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Allen Ruff: Democratic party leaders pushed movement away from mass action to an exclusively electoral strategy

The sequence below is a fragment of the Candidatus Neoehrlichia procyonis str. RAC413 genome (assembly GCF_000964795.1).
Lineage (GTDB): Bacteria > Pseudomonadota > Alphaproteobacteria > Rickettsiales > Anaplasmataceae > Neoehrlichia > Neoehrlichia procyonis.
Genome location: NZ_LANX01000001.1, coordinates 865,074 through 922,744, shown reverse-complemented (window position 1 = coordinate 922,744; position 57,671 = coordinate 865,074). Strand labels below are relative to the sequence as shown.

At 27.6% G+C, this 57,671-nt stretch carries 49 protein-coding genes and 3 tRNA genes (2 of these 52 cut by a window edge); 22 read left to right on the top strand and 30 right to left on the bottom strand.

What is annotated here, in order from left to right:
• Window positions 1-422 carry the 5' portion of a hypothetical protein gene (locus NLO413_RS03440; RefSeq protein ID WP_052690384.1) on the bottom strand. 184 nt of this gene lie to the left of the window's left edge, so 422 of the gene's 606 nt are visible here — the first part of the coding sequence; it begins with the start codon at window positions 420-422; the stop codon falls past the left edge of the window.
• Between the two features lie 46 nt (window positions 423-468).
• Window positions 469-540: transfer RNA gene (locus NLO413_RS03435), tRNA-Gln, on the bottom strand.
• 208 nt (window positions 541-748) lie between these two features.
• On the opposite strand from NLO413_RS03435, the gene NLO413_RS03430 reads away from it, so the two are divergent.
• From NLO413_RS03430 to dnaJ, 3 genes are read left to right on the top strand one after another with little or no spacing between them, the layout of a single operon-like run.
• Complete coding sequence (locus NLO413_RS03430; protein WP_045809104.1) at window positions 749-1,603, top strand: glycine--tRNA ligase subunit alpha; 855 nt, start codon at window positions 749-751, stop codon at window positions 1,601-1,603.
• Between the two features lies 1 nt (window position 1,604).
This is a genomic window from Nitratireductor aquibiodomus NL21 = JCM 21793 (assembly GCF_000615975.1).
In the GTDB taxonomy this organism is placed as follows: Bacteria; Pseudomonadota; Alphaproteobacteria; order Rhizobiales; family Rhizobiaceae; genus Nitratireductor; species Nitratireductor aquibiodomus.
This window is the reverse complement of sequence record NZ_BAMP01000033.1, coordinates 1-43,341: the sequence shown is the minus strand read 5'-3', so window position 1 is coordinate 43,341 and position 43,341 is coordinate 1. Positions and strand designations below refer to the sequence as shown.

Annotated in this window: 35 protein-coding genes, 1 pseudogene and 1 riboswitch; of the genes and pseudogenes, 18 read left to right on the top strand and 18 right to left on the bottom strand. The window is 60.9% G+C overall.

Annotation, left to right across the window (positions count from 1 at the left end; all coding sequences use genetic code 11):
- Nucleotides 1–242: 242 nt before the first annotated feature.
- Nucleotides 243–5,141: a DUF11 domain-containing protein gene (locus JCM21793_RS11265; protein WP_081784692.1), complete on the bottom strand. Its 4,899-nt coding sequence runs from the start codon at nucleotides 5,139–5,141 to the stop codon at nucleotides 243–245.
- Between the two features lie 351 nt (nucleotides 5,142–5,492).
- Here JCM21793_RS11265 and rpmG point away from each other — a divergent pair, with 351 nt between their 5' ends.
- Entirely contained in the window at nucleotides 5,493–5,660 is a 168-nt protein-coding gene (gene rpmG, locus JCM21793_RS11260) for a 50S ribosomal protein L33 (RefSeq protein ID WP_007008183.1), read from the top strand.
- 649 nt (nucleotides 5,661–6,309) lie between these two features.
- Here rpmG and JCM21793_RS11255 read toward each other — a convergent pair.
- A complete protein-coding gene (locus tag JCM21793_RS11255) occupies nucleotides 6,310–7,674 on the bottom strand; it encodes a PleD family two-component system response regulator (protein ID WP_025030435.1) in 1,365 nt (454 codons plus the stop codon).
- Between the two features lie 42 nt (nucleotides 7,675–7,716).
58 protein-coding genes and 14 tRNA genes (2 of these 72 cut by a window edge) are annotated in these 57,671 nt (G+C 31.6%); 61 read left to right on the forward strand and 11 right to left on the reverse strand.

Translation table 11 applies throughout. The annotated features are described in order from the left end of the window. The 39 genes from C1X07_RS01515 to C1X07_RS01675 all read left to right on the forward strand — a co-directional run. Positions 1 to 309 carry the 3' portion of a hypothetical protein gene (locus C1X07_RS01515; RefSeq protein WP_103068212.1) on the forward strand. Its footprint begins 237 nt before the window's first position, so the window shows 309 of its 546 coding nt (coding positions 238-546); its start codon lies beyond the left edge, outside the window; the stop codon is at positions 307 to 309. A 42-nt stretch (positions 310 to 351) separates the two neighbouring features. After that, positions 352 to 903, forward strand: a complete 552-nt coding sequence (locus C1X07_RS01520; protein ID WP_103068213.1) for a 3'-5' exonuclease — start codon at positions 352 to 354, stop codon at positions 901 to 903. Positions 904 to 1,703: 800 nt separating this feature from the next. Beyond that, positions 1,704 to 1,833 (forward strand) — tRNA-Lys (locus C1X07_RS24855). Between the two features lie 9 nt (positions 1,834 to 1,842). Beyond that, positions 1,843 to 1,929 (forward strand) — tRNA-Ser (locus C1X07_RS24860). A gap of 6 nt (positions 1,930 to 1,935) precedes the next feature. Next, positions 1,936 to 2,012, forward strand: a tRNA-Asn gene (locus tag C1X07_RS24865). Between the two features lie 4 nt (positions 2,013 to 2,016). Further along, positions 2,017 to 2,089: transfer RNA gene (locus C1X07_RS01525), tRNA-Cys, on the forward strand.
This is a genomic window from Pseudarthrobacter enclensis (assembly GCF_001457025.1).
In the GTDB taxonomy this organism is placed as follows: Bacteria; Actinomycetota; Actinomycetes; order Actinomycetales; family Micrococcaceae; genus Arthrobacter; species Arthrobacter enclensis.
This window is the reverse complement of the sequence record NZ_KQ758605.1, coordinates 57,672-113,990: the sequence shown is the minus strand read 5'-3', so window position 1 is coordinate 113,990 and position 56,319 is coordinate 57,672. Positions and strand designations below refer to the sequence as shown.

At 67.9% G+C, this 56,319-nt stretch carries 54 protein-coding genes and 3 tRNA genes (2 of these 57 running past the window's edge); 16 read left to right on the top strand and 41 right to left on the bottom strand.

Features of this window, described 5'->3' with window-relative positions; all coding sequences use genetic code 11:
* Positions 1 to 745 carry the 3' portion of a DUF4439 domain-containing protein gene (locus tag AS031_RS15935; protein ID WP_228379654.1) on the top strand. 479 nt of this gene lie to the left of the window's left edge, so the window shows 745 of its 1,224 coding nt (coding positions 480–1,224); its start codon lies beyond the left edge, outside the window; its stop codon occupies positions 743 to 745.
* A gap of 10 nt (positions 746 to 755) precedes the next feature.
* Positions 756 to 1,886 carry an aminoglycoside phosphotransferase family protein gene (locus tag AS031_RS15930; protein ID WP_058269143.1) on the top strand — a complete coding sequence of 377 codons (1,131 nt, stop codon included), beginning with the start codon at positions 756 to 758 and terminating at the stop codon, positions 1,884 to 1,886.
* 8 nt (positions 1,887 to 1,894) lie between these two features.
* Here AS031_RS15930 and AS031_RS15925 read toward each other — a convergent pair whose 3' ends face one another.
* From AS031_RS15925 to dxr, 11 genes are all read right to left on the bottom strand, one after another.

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DAVID DOUGHERTY, TRNN: The Wisconsin labor struggle continues as resistance efforts have shifted towards a recall strategy. Petitions were submitted to trigger recall elections later this year for eight Wisconsin state senators, following an ongoing signature-collecting campaign. Three of the targeted senators are Democrats and five are Republicans, though numbers are expected to grow as more petitions targeting an additional eight senators are submitted before the mid-May deadline. Democrats are considering filing a complaint with the state government accountability board over allegations that a Republican signature collector offered to buy a group of women shots of liquor in exchange for their signatures on a petition to recall a Democratic state senator. While the action does not appear to have broken any state laws, it is nevertheless frowned upon as inappropriate conduct in state political processes. Meanwhile, Wisconsin Supreme Court candidate JoAnne Kloppenburg’s request for a state recount of the recent election result has been granted, and the process is set to begin later this week. Kloppenburg had initially declared a slim 204-vote victory over incumbent justice David Prosser, but several days later, Prosser was declared the winner with a more comfortable 7,316-vote lead, after previously uncounted votes were discovered in Waukesha County due to an alleged human error on behalf of county clerk Kathy Nickolaus. Kloppenburg formally requested that the Government Accountability Board launch a special investigation to determine if there were any electoral law violations in Waukesha County specifically involving Nickolaus. The clerk had raised suspicions because of her personal and work-related connections with Prosser and a previous dispute over her insistence on using a personal computer to tally the votes, rather than using the standard state system deployed everywhere else. In spite of a highly organized recall campaign, many are now wondering if the popular rebellion has been demobilized to a degree since reaching its peak in March, when one of several mass demonstrations drew a record-setting 150,000 demonstrators from all over the state. Allen Ruff notes some critical changes that have altered the course and composition of the movement.